Problems In Commercial Travel Starting To Snowball

from the delay-delay-delay dept

A recent computer failure led to massive delays and disruptions at airports across the East Coast, confirming fears that this summer could prove hellish for travelers. Computer problems at the airlines seem to be growing in frequency, but as the New York Times points out, there are a number of factors contributing to the industry’s woes. Simply put, the nation’s air infrastructure is under a lot of strain right now. A recent explosion in the use of private and chartered jets is only making matters worse, as smaller planes compete with major carriers for space at airports and use of the air-traffic control system. It would seem, then, that there’s a negatively-reinforcing loop here. Problems with commercial travel push people towards private jets, the growth of which creates more headaches for major carriers, and so on. This cycle looks set to move even faster as new innovations come to the private jet industry, making it even more affordable and efficient. In light of this, airline travel probably won’t get much better until there’s a significant expansion in infrastructure (which could take years), or there’s a recession that reduces how much people travel.

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Comments on “Problems In Commercial Travel Starting To Snowball”

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Charles Griswold (user link) says:

Another Alternative

In light of this, airline travel probably won’t get much better until there’s a significant expansion in infrastructure (which could take years), or there’s a recession that reduces how much people travel.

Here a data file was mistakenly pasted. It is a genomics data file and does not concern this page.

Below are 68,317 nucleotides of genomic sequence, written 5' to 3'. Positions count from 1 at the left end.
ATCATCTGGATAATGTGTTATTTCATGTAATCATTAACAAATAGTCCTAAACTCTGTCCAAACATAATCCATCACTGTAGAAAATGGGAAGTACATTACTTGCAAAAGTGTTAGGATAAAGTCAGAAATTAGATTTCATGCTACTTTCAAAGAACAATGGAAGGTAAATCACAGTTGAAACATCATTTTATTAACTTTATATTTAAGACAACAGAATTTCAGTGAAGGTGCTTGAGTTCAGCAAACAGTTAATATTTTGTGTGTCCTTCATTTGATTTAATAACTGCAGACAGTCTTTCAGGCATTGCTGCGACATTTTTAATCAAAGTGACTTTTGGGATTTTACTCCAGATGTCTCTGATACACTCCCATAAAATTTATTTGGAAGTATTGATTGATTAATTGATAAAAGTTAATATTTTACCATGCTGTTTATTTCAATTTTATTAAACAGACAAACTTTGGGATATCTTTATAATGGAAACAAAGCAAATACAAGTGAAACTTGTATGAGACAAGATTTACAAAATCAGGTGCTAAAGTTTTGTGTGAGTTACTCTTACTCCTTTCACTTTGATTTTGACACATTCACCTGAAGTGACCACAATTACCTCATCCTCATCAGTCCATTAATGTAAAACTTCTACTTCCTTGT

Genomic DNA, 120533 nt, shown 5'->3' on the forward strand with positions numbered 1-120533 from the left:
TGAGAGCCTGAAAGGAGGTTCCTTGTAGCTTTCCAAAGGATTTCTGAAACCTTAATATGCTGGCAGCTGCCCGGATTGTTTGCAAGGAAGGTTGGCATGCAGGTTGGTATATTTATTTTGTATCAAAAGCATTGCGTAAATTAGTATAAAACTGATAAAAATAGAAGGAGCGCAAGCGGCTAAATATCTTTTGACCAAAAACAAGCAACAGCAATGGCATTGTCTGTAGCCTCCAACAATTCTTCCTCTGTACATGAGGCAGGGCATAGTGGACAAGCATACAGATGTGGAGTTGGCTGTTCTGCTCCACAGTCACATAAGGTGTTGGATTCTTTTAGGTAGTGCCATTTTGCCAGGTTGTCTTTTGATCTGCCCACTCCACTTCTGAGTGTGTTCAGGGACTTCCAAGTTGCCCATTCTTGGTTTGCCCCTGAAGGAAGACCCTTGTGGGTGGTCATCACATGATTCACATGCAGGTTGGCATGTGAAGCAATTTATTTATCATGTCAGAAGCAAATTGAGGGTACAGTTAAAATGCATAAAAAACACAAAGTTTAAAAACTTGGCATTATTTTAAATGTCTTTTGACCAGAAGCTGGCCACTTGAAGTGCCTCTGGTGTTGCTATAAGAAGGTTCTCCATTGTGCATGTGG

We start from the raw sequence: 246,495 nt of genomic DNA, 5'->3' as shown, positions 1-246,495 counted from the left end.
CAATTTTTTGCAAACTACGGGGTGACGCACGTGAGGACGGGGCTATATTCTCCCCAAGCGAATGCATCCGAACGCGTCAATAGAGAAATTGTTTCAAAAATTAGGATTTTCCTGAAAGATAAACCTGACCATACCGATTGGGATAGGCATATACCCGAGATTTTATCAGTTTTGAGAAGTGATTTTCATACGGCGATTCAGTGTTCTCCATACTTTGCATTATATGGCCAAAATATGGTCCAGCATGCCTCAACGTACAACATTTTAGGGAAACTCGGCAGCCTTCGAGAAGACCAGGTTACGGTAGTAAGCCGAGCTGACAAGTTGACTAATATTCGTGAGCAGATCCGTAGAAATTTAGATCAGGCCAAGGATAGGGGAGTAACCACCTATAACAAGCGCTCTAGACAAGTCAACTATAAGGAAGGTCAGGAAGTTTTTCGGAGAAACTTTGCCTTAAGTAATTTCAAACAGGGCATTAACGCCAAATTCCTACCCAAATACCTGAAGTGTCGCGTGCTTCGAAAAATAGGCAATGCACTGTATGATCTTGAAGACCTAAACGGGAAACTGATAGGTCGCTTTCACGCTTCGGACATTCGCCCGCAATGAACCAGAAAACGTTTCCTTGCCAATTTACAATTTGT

A third alternative is some kind of technology innovation that makes airports more efficient. The Capstone Project looks like a distinct possibility. Unfortunately, it’s facing some . . . inertia within the aviation community.

|333173|3|_||3 says:

US rail

THe rail network in the USA cannot compet with air for speed except in the short-distance market, such as along the east coast and in oterh densely populated areas. over long dsitances, it cannot be anywhere near as fast as air travel, and so only hass ot be able to compete with driving. In Europe, where high speed trains are more common, journeys are far shorter. for example, to travel between London and Manchester by air is a saving of at bet 20 minuites or so over traveling by train, and owing to the considerably greater expense and the limits on luggage this makes the train far mroe attractive. It all comes down to the distance being travelled wether the train can compter on speed over airlines.

unknown says:

Airline Propaganda

I am an air traffic controller by trade and and also a pilot. First of all out of the top 10 busiest airports 4% of all traffic is GA(private and charter aircraft). 40% of all delays are from weather, not traffic. You may say well it was nice where i left so how can it be weather. Airlines use hub and spoke systems meaning that your aircraft may have been delayed leaving a hub were weather was not good. Backups in one location have a ripple effect throught the entire system. It is true that new aircraft are being built and more will take to the skies. These aircraft however can depart from smaller airports, they are used to avoid the large carrier airports. Also they were designed to either fly above fl400 or below fl300 leaving those flight levels for the airlines. The ATC system as a whole needs to be revamped, the computers are ancient and hand written strips are still used to pass along flight info. The new aircraft have more computing power in their coffee makers than most of the ATC computers.

Deirdre says:

Re: Airline Propaganda

Of the portion that makes up general aviation use at larger airports, much of that already arrives and departs on shorter parallel runways that the larger airline planes can’t use anyway.

As an ex-pilot who routinely visited FAA tower facilities to learn what it was like from the controllers’ side, I’m also pretty dismayed that this article just accepts what is at least a 30-year old falsehood; that small planes are clogging the air traffic system.

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